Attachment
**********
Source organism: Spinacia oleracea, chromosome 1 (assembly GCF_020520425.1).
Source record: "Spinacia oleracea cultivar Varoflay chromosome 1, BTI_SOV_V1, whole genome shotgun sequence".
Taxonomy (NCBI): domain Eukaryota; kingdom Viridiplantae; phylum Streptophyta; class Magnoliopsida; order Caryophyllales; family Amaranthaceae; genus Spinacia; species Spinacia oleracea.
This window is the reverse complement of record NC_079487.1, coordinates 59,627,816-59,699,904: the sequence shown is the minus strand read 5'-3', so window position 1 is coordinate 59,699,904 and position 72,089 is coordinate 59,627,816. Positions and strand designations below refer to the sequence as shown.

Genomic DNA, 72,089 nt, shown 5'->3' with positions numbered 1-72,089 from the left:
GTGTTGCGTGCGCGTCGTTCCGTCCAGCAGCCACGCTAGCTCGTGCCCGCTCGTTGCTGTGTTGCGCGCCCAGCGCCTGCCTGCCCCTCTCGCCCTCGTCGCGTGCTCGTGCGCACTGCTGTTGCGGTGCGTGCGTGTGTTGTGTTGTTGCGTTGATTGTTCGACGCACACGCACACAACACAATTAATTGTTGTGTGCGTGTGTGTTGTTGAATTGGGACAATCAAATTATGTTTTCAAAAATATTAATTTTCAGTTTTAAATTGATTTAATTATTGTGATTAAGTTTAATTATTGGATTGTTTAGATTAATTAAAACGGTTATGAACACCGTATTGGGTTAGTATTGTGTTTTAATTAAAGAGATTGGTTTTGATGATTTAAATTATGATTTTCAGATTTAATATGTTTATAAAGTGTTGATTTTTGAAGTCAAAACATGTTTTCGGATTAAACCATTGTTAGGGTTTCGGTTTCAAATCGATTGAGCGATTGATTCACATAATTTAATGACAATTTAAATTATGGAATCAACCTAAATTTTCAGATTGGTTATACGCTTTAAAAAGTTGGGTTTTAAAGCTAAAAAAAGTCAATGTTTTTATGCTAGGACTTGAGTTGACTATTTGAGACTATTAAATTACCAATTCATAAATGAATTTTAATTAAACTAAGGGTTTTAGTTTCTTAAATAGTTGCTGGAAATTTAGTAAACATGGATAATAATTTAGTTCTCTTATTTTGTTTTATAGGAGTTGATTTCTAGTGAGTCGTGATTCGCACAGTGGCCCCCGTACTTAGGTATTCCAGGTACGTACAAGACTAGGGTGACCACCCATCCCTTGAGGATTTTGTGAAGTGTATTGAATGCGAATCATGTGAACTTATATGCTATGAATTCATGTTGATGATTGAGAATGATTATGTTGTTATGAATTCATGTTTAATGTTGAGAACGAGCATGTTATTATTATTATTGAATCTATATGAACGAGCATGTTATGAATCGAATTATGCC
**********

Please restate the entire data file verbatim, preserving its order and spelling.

Source organism: Spinacia oleracea, chromosome 1 (assembly GCF_020520425.1).
Source record: "Spinacia oleracea cultivar Varoflay chromosome 1, BTI_SOV_V1, whole genome shotgun sequence".
Taxonomy (NCBI): domain Eukaryota; kingdom Viridiplantae; phylum Streptophyta; class Magnoliopsida; order Caryophyllales; family Amaranthaceae; genus Spinacia; species Spinacia oleracea.
This window is the reverse complement of record NC_079487.1, coordinates 59,627,816-59,699,904: the sequence shown is the minus strand read 5'-3', so window position 1 is coordinate 59,699,904 and position 72,089 is coordinate 59,627,816. Positions and strand designations below refer to the sequence as shown.

Genomic DNA, 72,089 nt, shown 5'->3' with positions numbered 1-72,089 from the left:
GTGTTGCGTGCGCGTCGTTCCGTCCAGCAGCCACGCTAGCTCGTGCCCGCTCGTTGCTGTGTTGCGCGCCCAGCGCCTGCCTGCCCCTCTCGCCCTCGTCGCGTGCTCGTGCGCACTGCTGTTGCGGTGCGTGCGTGTGTTGTGTTGTTGCGTTGATTGTTCGACGCACACGCACACAACACAATTAATTGTTGTGTGCGTGTGTGTTGTTGAATTGGGACAATCAAATTATGTTTTCAAAAATATTAATTTTCAGTTTTAAATTGATTTAATTATTGTGATTAAGTTTAATTATTGGATTGTTTAGATTAATTAAAACGGTTATGAACACCGTATTGGGTTAGTATTGTGTTTTAATTAAAGAGATTGGTTTTGATGATTTAAATTATGATTTTCAGATTTAATATGTTTATAAAGTGTTGATTTTTGAAGTCAAAACATGTTTTCGGATTAAACCATTGTTAGGGTTTCGGTTTCAAATCGATTGAGCGATTGATTCACATAATTTAATGACAATTTAAATTATGGAATCAACCTAAATTTTCAGATTGGTTATACGCTTTAAAAAGTTGGGTTTTAAAGCTAAAAAAAGTCAATGTTTTTATGCTAGGACTTGAGTTGACTATTTGAGACTATTAAATTACCAATTCATAAATGAATTTTAATTAAACTAAGGGTTTTAGTTTCTTAAATAGTTGCTGGAAATTTAGTAAACATGGATAATAATTTAGTTCTCTTATTTTGTTTTATAGGAGTTGATTTCTAGTGAGTCGTGATTCGCACAGTGGCCCCCGTACTTAGGTATTCCAGGTACGTACAAGACTAGGGTGACCACCCATCCCTTGAGGATTTTGTGAAGTGTATTGAATGCGAATCATGTGAACTTATATGCTATGAATTCATGTTGATGATTGAGAATGATTATGTTGTTATGAATTCATGTTTAATGTTGAGAACGAGCATGTTATTATTATTATTGAATCTATATGAACGAGCATGTTATGAATCGAATTATGCC